Europa | Europe
lunes 18 de abril de 2022
Melilla will have maximum energy independence thanks to electric car batteries
A large automotive company and an energy company have teamed up to generate a project that won an international award for its application that will allow the Autonomous City of Madrid to have greater peace of mind in its electricity grid.
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Nissan together with Endesa launched a pioneering project in Europe, called «Second Life«, which will use used batteries from the Japanese manufacturer’s electric vehicles in a power plant in Melilla, operated by Endesa.

This will aim to improve grid stability and help meet the needs of an isolated grid.

«Second Life is based on the principles of the circular economy. The World Economic Forum (WEF) selected it as a «member initiative».

Melilla has an energy isolated system from the rest of Spain. This poses a challenge at specific times. From now on, the autonomous city will be backed by a storage system based on interconnected car batteries.

The project takes advantage of advanced technology based on the idea that once the useful life of a battery inside an electric vehicle has come to an end, these batteries are recycled and assembled into a large stationary storage system.

The batteries provide 4 megawatts (MW) of power and the ability to produce up to 1.7 megawatt-hours (MWh) of energy in the event that the power plant is disconnected from the system.

As part of the collaboration, Nissan has provided the batteries for its electric vehicles and Loccioni, a systems integrator, has ensured the proper integration between the batteries required for the circular process.

This system is integrated into Endesa’s facilities in Melilla to avoid interruption of the electricity supply in the event of excessive load, improve grid reliability and ensure continuity of grid service to the local population.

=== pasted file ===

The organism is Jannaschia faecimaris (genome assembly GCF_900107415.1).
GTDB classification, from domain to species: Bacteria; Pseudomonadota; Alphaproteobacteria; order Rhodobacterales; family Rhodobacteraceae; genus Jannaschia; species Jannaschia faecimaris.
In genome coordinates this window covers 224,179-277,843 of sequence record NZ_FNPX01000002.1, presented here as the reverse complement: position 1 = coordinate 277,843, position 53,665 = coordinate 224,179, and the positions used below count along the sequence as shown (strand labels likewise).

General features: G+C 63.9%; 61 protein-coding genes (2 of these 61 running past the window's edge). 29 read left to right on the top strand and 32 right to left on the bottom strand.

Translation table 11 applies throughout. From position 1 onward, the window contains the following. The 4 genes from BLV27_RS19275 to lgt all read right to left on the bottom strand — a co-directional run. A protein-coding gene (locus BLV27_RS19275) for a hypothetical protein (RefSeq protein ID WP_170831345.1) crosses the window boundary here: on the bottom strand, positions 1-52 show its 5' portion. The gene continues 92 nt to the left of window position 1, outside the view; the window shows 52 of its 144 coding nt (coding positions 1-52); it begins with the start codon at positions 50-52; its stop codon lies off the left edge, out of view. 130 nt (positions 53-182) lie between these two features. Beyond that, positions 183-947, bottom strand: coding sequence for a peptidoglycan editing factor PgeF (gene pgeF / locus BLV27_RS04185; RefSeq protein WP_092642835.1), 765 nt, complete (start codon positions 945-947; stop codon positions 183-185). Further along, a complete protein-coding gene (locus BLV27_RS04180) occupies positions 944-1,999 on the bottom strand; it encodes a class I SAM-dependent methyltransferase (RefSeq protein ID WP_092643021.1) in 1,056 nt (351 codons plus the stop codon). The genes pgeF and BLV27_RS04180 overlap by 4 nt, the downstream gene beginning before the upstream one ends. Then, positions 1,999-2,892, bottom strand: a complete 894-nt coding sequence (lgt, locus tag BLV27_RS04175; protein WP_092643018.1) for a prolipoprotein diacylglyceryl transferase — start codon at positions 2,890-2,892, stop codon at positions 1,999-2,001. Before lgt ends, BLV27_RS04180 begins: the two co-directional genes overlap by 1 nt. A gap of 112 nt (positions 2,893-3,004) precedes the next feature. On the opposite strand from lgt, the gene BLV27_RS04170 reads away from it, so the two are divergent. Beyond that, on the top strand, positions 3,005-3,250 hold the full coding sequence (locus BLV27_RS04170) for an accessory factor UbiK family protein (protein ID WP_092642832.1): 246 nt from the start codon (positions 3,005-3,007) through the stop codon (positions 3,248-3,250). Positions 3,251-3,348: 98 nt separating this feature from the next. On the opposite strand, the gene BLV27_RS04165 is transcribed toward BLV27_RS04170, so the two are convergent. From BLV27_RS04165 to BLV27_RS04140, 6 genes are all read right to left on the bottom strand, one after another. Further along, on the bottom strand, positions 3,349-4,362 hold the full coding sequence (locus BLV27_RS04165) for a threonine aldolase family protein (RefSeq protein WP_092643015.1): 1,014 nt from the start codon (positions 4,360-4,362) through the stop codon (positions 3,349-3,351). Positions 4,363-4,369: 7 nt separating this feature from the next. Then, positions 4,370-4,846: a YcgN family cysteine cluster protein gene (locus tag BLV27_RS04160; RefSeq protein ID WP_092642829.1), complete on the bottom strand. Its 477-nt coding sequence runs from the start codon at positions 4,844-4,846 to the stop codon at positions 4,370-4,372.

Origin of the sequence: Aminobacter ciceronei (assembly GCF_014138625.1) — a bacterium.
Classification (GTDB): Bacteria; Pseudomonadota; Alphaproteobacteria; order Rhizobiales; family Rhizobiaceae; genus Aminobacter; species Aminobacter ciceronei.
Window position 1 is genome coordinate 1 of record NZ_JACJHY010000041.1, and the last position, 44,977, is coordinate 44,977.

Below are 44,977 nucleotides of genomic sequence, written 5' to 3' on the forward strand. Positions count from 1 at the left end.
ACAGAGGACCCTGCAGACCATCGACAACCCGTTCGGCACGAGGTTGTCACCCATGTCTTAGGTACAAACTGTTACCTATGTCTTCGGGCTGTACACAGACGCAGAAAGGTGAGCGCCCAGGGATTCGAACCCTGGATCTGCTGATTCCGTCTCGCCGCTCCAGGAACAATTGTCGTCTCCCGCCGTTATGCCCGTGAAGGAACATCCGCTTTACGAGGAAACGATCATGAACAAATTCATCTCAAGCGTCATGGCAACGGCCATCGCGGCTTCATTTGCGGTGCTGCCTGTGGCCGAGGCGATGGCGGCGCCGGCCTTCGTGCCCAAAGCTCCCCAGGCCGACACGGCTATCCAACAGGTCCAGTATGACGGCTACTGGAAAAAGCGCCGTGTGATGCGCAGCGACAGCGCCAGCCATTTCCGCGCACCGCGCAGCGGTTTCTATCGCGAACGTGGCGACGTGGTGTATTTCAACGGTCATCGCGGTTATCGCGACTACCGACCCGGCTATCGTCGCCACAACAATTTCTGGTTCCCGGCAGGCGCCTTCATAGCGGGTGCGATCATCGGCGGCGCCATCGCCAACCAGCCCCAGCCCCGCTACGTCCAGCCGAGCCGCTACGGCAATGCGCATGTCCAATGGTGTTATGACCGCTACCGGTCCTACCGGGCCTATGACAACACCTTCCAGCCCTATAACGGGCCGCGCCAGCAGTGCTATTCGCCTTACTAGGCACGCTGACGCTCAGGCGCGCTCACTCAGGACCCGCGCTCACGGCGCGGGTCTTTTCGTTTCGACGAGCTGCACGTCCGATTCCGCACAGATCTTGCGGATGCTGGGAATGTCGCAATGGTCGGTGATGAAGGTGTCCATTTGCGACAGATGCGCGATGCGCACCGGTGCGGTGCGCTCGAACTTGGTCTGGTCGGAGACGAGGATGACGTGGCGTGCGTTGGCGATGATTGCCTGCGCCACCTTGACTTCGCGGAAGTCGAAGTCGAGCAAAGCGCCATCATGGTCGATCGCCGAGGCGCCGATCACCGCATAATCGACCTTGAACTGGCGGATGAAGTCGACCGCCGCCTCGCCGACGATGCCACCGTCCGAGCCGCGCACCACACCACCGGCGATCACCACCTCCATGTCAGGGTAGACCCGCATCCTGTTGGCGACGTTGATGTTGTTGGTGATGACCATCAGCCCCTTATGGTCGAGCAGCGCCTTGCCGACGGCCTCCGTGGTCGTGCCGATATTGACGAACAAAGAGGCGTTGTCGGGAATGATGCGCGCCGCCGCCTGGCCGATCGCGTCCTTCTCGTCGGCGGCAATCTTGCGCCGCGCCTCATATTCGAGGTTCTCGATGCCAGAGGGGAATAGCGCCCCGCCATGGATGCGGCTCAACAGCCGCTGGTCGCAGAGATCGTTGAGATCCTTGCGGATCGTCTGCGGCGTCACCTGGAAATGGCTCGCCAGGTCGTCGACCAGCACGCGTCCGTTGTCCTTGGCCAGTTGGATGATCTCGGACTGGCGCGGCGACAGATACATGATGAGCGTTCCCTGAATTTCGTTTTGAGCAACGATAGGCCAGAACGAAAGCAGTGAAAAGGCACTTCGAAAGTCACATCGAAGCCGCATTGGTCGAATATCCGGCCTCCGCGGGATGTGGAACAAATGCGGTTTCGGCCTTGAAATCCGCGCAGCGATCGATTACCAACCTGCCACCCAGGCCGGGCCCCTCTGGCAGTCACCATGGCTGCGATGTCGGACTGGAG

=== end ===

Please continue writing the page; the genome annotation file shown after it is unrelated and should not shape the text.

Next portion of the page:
The backup generator is made up of 48 used Nissan Leaf batteries and 30 new ones.

The storage facility can inject energy into the Melilla grid for 15 minutes, enough time to restore the system and restart the electricity supply.

The autonomous city of Melilla has a population of almost 90,000 inhabitants and is served by a local electricity grid, fed by the Endesa power plant and isolated from the national grid.

«Second Life» takes advantage of advanced technology based on a simple idea: once the useful life of the vehicle has come to an end, the battery still retains many of its properties.

They are therefore recycled and assembled in a large stationary storage system.

Soufiane Elkhomri, Director of Energy Services, Nissan AMIEO (Africa, Middle East, India, Europe and Oceania) region, said: «At Nissan, we believe that the future will be electrified. Through partnerships like this, we can make the future smarter and more efficient.

«The collaboration with Enel has allowed us to create a model for the second life of a battery, which can be applied to many other use cases,» he added.

Ensuring that vehicle batteries remain sustainable remains a priority for Nissan. Hence the brand is supporting the Second Life project as part of Ambition 2030, the company’s long-term vision to power mobility and beyond.